News Items from UNC Greensboro

Photo of Minerva statueUNCG has been recertified by the Carnegie Foundation for the Advancement of Teaching as a 2015 Community-Engaged Institution. The Carnegie Foundation’s Community Engagement classification is awarded for “deep engagement” at local, regional, national and global levels.

UNCG, classified by the Carnegie Foundation as a High-Research Activity University, earned its initial Community Engagement classification from Carnegie in 2008. UNCG is one of only 157 American universities and colleges that were recertified for 2015.

“I am proud of the work of UNCG faculty and students that has resulted in this renewed recognition by the Carnegie Foundation,” said Provost Dana Dunn. “This designation reaffirms UNCG’s continued commitment to engaging the greater community and to providing opportunities for our students to serve while they learn and carry out their research.”

The interconnections between teaching, scholarship and public service were critical to UNCG’s application, said Dr. Emily Janke, director of the UNCG Institute of Community and Economic Engagement. UNCG’s focus on mutually beneficial and reciprocal partnerships with communities set the university apart.

These partnerships are just a sampling of programs highlighted in UNCG’s application:

  • GK 12 —  A $2.8 million, five-year National Science Foundation grant enables UNCG graduate students to enrich science lessons for hundreds of students at three High Point schools. Graduate students in biology, chemistry and geography work with students and teachers at Montlieu Elementary, Welborn Middle and Andrews High schools to investigate the health, biological and socioeconomic effects of changing land use patterns in the region.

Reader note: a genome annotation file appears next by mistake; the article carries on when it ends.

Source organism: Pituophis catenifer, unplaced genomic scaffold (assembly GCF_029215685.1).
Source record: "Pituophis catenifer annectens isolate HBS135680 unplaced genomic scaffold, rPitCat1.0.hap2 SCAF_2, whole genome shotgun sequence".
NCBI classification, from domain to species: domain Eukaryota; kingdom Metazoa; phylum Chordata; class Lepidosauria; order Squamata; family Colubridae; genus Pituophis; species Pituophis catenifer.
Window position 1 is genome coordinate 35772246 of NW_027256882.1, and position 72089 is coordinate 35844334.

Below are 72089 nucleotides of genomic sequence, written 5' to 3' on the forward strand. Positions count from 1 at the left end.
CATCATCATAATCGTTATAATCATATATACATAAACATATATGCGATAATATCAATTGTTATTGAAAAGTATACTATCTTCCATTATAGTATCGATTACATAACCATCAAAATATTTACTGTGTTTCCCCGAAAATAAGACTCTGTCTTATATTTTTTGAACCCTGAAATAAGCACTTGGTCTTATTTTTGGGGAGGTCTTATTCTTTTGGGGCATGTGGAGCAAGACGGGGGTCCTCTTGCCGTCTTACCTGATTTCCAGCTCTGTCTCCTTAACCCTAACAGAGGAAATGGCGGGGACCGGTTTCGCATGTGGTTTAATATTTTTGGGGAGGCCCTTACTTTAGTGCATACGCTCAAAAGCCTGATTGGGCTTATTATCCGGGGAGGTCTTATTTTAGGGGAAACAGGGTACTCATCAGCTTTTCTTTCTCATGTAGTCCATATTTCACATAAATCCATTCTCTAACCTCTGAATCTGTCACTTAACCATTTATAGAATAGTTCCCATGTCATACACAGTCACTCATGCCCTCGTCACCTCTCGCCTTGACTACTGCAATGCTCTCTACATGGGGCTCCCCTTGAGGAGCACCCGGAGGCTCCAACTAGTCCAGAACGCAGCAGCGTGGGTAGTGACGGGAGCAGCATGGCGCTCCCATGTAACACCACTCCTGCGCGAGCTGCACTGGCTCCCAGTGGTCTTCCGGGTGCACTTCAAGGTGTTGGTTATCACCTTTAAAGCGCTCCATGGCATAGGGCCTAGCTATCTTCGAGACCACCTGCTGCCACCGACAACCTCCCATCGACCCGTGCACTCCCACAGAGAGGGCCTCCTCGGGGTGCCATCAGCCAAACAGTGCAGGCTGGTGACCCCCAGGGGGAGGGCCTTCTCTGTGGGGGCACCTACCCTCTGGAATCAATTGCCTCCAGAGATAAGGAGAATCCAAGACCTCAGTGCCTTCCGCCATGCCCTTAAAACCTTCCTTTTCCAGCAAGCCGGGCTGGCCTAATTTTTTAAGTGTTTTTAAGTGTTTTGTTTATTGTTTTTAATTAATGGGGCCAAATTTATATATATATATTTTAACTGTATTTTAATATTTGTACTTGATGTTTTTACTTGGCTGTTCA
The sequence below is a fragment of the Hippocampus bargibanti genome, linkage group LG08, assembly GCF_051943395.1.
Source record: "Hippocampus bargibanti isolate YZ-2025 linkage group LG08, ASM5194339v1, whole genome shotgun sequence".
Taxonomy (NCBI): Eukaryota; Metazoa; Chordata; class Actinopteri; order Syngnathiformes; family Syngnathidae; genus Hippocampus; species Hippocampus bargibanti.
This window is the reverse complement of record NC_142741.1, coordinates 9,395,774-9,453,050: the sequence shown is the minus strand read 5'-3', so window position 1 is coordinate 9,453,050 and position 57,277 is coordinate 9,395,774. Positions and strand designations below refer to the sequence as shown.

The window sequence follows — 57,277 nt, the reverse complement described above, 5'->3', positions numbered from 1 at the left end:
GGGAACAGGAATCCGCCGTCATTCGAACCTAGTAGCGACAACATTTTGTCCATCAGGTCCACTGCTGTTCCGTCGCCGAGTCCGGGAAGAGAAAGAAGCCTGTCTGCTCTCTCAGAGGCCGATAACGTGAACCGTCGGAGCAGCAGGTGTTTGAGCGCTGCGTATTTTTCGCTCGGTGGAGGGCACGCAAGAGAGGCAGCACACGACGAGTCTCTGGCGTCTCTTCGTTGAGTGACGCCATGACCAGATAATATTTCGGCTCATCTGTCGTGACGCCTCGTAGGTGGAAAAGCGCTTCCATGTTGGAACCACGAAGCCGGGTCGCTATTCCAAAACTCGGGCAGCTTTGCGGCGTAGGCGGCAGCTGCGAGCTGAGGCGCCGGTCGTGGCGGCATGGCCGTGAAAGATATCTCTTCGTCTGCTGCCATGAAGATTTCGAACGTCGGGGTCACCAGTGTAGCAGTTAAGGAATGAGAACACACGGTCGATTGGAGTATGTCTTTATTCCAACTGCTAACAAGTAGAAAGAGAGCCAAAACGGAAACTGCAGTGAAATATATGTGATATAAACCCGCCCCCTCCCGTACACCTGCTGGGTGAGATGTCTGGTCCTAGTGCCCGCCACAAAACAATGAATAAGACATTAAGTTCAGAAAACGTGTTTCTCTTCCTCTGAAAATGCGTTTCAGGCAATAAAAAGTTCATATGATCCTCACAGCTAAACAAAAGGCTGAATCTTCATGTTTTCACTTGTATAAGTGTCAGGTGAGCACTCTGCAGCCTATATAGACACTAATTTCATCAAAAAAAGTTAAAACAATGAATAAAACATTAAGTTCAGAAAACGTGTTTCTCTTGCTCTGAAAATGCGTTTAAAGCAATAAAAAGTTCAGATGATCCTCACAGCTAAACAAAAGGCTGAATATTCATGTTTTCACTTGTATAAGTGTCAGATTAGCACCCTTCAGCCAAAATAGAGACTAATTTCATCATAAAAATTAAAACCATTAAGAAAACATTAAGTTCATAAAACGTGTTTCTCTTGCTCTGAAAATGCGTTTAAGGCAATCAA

• City Oasis — The City Oasis Project is building an urban farm in the Warnersville community that not only produces food but also create jobs in the low-income area. Marianne LeGreco, a UNCG communication studies professor who specializes in health communication and food policy, has played a key role in the project, which also involves UNCG students.
  • Sustainable Glenwood — Through the Sustainable Glenwood project, UNCG faculty and students are serving one of Greensboro’s historic neighborhoods by offering affordable, innovative and sustainable preservation. Travis Hicks, director of UNCG’s Center for Community-Engaged Design, has involved many UNCG interior architecture students in Sustainable Glenwood, working in partnership with Preservation Greensboro.

For more on community engagement at UNCG, visit http://communityengagement.uncg.edu/.

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